My favorite keyboard shortcuts for basic code editing

keyboard shortcuts only

Taking your hand off the keyboard and putting it on a mouse is an expensive operation. It costs a lot of time and energy and although it sounds like a joke I am actually serious.

Compared to having your hands lying still and just tapping fingers, any whole-arm movement suddenly feels like a helluva work. Maybe I’m that lazy, but actually just moving my right hand to reach the arrow keys bothers me somewhat.

Also, consider how much slower it is to grab a mouse and point the cursor to a tight space right between two characters where you want to do some editing. Or tap the arrows like a hundred times to move the caret to a place few words away.

As programmers, we do those things enough times a day for all those inefficiencies to be a big deal.

One map to rule them all

Both IDEs and glorified text editors help us avoid paying the hefty price of excessive arm movement with keyboard shortcuts. The problem is that every tool comes with its own keymap, and if you’re switching between editors often, it becomes a problem.

So I’ve finally decided to pick my favorite shortcuts and apply them to all the tools I use. I am a long-time user of IntelliJ and now Rider, so my choice is based on their defaults. However, since I also regularly write in VS Code, I will focus on basic code editing commands that don’t require fully fledged IDE to be available.

I really suggest giving them all a try if you haven’t already.

Note on learning those shortcuts

Learning keyboard shortcuts in a new tool takes a while. There are always some commands that stick well, while some others stay in oblivion. Here’s what I think can help to master them.

Firstly, I like to think of commands in categories of function. Usually, those similar functions will be mapped somewhat symmetrically – just adding a modifier key brings us from one to another. It is best to learn those categories as a whole rather than shortcut by shortcut.

Pick one category. Try out each of the commands. Then tell yourself that you will be deliberately using them for the next few minutes of coding. Watch yourself and think ahead what are you about to do. You will be going against your habits now and it’s always a bit difficult. Do it a couple of times. Repeat the exercise the next day. Eventually, it will start happening automatically and you will no longer have to think about it. Your goal is to have your editing intentions translated directly to the new behavior.

My favorite command groups

So here are those basic code editing commands I like the most.

Inline caret movements, selects and deletes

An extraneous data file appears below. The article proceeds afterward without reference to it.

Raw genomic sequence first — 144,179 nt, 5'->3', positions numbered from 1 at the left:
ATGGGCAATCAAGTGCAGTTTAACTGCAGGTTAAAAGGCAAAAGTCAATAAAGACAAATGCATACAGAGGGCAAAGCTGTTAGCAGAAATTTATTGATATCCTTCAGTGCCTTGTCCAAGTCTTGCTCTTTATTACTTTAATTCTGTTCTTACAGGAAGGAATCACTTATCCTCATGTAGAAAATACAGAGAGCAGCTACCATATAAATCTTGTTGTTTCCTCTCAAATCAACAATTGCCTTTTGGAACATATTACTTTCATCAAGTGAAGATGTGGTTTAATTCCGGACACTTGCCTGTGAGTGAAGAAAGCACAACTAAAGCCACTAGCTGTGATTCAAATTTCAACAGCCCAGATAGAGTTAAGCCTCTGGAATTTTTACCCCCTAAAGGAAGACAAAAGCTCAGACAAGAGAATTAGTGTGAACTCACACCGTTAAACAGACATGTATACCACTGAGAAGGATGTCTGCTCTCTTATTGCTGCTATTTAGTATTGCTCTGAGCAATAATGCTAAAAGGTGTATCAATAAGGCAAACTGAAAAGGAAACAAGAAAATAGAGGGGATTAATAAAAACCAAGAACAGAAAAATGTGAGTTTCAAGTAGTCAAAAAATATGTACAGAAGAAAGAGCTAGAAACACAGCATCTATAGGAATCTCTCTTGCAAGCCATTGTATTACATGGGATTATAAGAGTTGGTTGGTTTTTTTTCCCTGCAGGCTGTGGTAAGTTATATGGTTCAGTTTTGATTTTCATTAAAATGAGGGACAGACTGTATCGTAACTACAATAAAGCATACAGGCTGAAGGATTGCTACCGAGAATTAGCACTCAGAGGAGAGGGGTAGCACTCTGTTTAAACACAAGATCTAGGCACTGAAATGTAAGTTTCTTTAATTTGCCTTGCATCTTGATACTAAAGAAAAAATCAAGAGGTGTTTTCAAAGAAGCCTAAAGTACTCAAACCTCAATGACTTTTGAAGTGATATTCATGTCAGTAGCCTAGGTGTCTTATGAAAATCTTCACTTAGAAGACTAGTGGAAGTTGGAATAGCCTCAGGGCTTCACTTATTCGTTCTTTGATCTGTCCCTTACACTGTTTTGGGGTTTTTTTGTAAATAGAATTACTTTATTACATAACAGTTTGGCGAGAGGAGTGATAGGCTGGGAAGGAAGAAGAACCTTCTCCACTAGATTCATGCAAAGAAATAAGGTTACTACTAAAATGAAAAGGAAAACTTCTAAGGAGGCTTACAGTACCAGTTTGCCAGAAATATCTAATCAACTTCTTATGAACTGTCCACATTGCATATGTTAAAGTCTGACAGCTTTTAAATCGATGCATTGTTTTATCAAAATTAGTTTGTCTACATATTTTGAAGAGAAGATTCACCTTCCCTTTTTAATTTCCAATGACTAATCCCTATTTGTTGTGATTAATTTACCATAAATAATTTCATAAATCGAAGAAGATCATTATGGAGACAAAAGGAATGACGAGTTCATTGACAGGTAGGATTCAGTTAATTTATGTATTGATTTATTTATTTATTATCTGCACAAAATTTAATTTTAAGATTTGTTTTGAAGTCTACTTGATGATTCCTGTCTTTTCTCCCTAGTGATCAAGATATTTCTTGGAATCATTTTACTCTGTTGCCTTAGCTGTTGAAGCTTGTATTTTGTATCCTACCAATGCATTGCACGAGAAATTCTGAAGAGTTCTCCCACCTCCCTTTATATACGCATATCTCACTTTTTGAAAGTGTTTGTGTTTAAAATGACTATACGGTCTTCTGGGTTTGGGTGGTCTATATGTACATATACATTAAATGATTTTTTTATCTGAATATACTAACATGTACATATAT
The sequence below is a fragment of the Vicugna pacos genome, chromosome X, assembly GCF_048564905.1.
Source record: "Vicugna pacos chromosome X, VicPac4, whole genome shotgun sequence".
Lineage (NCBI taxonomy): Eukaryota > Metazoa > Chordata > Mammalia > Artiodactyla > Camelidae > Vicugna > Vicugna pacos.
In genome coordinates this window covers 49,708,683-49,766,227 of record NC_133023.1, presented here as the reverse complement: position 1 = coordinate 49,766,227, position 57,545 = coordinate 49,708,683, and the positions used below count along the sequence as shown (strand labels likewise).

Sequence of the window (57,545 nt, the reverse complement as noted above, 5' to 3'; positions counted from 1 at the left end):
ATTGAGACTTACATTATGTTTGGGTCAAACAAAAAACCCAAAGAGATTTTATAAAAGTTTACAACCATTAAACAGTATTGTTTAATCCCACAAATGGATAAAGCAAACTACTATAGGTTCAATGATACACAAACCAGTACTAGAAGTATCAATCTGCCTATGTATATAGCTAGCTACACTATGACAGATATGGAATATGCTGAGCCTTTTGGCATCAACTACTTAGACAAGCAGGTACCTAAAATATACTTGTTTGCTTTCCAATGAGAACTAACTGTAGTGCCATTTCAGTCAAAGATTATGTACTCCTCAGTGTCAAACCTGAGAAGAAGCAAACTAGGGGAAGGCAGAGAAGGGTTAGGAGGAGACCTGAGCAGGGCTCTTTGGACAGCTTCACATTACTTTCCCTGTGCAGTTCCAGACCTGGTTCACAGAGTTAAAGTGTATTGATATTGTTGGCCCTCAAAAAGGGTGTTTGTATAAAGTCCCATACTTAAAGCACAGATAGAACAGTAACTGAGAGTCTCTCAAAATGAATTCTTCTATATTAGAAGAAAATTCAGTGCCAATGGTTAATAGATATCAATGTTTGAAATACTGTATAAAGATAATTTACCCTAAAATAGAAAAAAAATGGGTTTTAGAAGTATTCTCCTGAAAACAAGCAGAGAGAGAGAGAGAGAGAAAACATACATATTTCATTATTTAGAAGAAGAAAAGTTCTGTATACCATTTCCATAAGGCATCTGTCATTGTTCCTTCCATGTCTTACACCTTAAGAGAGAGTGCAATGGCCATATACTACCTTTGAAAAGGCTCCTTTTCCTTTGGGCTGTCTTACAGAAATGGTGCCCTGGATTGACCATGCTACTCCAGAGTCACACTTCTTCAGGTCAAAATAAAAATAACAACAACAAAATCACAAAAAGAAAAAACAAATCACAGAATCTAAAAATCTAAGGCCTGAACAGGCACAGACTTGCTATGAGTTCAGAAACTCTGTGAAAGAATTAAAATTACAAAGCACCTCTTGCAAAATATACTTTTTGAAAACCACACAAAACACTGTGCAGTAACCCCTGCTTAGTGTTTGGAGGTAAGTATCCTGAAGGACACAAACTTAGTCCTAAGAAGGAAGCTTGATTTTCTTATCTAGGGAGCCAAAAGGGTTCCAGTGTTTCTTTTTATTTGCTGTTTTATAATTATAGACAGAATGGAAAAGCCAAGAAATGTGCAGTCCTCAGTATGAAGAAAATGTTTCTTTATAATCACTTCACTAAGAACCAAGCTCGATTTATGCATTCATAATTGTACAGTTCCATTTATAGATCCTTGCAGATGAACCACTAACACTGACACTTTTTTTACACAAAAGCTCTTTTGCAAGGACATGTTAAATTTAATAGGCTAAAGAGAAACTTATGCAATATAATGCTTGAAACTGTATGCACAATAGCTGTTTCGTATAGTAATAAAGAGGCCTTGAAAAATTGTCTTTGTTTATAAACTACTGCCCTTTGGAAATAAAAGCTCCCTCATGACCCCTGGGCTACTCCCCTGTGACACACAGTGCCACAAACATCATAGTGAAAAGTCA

Those are for moving caret left and right within the current line. It’s all very similar whether you intend just to move the caret, move and select everything from here to there, or to immediately follow it all up with hitting backspace or delete.

StepCaret+ Select+ Delete
characterleft/rightshift + left/rightbksp/del
wordctrl + left/rightctrl + shift + left/rightctrl + bksp/del
line beginning/endhome/endshift + home/endalt+shift+bksp/del

Line operations

Moving on to manipulating whole lines of code. I find myself editing something in the middle of a line and then immediately wanting to either delete it or start a new one pretty much all the time. It is very convenient to be able to do that with one keystroke regardless of where the caret is.

CommandShortcut
Start new lineshift + enter
Start new line abovectrl + alt + enter
Move line up / downalt + shift + up/down
Duplicate line at caretctrl + d
Delete line at caretctrl + y
Select line at caretctrl + shift + y

Go to commands

Another set of commands I find myself using all the time. Very handy when navigating large solutions with many directories.

CommandShortcut
Go to classctrl + n
Go to filectrl + shift + n
Go to symbolctrl + alt + shift + n
Go to declarationctrl + b
Go to type declarationctrl + shift + b
Go to testctrl + shift + t

Meta navigation functions

Among all the navigation functions the ones I hold the dearest are those allowing me to go where I was before or where I did my last edits. Thanks to those, I can quickly get on with whatever I was doing before going down the rabbit hole, which often results with a lot of opened files.

CommandShortcut
Undo / Redo navigationctrl + alt + left/right
Go to previous / next occurrencectrl + alt + up / down
Go to last edit locationctrl + shift + bksp

Missed anything?

Got any other code editing ninja moves I am apparently unaware of? Don’t hesitate pointing out my ignorance in the comment section. I will really appreciate it.

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